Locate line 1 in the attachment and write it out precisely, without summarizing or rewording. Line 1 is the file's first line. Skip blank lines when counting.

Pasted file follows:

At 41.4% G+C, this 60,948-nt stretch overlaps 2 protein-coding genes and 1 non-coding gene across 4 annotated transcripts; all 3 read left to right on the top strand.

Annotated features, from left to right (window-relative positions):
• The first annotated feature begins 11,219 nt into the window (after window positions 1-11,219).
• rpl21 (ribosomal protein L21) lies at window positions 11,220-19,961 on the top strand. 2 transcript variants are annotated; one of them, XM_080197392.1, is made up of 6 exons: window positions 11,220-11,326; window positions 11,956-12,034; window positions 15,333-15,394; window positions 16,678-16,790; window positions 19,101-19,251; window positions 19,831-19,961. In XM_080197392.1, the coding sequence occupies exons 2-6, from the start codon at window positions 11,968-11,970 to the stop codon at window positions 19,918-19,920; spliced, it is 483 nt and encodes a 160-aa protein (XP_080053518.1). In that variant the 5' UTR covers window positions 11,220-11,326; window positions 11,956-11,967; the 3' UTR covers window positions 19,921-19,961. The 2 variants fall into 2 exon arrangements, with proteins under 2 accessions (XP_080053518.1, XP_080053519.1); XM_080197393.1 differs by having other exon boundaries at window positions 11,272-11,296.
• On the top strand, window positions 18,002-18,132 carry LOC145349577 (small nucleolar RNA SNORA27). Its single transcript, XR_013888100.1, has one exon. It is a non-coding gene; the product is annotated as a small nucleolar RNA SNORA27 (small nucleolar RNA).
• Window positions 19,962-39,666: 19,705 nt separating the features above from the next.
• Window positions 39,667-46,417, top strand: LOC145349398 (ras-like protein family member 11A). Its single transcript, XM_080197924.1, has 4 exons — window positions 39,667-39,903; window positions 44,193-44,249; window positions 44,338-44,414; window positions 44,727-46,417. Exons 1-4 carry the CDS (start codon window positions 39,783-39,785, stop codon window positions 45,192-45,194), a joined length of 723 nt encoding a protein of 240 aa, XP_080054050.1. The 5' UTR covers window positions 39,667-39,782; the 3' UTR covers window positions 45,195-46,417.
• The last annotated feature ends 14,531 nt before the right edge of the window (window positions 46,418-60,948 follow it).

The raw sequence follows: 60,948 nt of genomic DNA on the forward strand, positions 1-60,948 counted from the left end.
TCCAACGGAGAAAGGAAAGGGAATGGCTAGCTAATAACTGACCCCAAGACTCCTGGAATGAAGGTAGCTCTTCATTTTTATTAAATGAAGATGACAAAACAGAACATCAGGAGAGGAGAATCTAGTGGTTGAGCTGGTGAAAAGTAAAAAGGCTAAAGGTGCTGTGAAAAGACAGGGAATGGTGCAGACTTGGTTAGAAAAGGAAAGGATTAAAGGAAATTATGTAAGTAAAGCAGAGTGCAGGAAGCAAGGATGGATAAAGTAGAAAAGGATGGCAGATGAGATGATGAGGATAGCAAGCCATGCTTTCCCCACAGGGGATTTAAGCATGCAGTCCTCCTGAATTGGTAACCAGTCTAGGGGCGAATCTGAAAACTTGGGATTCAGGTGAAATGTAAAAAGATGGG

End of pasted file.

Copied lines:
At 41.4% G+C, this 60,948-nt stretch overlaps 2 protein-coding genes and 1 non-coding gene across 4 annotated transcripts; all 3 read left to right on the top strand.